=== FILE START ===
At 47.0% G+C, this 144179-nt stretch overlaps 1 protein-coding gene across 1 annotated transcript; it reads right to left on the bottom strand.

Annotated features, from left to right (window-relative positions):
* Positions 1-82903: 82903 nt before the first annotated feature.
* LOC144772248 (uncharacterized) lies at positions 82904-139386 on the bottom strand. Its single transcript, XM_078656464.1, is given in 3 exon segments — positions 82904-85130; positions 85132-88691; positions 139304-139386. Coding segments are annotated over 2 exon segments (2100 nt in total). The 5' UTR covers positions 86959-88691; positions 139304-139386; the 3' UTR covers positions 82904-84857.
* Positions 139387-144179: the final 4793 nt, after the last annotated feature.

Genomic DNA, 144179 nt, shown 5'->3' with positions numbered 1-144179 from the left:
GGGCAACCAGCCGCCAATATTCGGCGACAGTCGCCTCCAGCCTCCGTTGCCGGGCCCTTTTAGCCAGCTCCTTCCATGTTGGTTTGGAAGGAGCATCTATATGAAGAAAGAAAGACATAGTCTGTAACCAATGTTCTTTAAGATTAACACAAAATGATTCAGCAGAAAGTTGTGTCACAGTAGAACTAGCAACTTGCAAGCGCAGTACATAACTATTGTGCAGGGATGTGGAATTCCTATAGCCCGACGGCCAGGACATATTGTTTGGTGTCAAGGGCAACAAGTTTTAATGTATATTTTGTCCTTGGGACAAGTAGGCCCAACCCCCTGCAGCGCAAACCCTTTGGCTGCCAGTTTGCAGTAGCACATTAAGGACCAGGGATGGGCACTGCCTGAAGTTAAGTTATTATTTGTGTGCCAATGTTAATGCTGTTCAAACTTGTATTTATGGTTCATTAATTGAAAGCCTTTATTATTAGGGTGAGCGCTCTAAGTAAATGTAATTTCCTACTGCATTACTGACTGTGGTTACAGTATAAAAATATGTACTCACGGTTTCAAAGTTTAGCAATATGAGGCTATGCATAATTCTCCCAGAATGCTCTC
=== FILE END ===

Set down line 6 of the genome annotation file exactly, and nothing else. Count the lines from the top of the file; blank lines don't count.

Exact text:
Genomic DNA, 144179 nt, shown 5'->3' with positions numbered 1-144179 from the left: